What’s involved with an owner withdrawal of cash from a corporation


Since both apply to you, Linda, that means you can choose either option. 

When a corporation pays a salary, it deducts that salary from its business income. So, say your corporation earns $100,000 per year, and you pay $75,000 out as a salary. The salary would reduce the corporation’s taxable income to $25,000 (ignoring other business expenses). 

Say you live in Saskatchewan, Linda. Your corporation, assuming it qualified for the small business deduction, would pay 11% corporate tax on that $25,000 of income, leaving $22,250 in cash. I suspect over time this is how the $100,000 of cash you have currently has been accumulated.

What is a dividend?

A dividend is a payment of after-tax corporate savings to a shareholder. Dividends are taxed personally at lower tax rates than salary to account for the fact that corporate tax was already paid on the earnings. In an ideal world, the dividend would be taxed at 11% less when paid to you and result in perfect integration in my example but the actual difference can vary. The tax rate is always lower on dividends than salary.

In any event, Linda, you could pay out your $100,000 in cash as dividends now, over the next few years, or in retirement. 

What you can do with dividends

If you did it now, you would pay a lot of tax as the dividends would be in addition to your salary for the year. But if you have room to contribute to a registered retirement savings plan (RRSP), you could use the money to be invested and growth tax deferred. A RRSP contribution could more than offset the tax on the dividend.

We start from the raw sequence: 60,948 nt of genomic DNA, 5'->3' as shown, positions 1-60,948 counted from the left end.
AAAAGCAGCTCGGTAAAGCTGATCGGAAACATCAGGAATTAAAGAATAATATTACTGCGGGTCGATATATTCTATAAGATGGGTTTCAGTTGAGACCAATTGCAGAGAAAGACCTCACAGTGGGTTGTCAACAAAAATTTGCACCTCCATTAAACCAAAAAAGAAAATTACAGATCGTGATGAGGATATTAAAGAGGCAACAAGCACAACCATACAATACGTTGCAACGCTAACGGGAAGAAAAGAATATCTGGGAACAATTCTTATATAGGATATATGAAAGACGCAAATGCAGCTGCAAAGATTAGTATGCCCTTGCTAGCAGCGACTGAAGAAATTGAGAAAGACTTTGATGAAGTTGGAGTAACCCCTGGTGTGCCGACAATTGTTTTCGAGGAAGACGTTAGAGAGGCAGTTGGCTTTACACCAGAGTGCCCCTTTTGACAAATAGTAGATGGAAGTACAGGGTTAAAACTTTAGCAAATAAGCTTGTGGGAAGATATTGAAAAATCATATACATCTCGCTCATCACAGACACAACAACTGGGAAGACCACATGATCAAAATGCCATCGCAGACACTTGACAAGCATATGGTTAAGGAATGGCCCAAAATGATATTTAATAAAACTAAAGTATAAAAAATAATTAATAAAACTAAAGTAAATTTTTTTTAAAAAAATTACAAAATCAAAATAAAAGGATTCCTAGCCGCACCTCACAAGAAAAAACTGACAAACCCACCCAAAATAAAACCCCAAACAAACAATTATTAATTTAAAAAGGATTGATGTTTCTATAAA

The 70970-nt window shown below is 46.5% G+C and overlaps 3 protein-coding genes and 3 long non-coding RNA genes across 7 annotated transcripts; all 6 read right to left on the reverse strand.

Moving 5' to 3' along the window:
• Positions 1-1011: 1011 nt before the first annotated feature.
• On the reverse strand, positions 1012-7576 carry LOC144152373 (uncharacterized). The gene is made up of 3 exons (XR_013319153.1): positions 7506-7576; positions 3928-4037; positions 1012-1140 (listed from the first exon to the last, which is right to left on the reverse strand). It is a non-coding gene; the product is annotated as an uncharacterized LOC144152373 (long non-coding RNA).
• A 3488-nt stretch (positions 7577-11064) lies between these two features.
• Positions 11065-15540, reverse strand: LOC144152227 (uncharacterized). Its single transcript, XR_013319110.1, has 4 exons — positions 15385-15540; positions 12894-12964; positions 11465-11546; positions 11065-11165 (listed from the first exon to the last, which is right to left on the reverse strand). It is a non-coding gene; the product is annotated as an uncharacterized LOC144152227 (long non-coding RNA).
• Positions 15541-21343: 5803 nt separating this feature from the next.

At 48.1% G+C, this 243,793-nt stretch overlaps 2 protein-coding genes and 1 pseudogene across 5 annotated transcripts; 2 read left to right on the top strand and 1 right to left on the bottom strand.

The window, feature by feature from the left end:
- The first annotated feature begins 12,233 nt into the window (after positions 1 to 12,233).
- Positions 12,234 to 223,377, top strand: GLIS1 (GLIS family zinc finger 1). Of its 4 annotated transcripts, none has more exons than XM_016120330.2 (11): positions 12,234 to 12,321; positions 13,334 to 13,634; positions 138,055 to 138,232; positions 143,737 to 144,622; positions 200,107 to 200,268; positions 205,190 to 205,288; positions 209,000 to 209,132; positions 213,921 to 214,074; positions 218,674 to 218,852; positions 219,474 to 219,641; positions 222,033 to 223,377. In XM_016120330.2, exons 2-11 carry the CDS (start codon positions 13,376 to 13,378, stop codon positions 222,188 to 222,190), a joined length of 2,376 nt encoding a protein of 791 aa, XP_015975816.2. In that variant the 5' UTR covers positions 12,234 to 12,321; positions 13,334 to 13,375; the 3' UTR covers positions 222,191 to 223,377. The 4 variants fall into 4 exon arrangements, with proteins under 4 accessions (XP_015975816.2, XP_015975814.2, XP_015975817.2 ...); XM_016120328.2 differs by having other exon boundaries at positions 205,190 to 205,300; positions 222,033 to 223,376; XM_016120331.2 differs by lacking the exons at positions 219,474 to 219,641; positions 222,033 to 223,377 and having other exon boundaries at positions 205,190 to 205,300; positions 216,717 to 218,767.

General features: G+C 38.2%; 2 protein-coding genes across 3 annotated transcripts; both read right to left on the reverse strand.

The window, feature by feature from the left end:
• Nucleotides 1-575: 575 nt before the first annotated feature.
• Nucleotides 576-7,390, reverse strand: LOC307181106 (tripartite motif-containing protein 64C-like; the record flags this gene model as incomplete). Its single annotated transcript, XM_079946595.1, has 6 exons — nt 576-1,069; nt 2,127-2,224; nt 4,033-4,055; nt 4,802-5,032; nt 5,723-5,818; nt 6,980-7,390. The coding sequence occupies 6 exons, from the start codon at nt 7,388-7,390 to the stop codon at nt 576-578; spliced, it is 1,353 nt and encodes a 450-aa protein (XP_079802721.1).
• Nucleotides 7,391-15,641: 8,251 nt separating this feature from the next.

For example, if you have a $75,000 salary, pay a $100,000 dividend, and have $100,000 of RRSP room to make a RRSP contribution, the net result could be a $7,000 tax refund, fully offsetting the tax on the dividend (assuming Saskatchewan residency and ignoring other deductions or credits). 

If you paid the dividends over the next few years, you could do this to top up your salary assuming you are going to semi-retire, as you alluded to doing. As an example, if your business income went from $100,000 to $50,000, you might reduce your salary to $50,000 and take some dividends to top up your personal cash flow needs.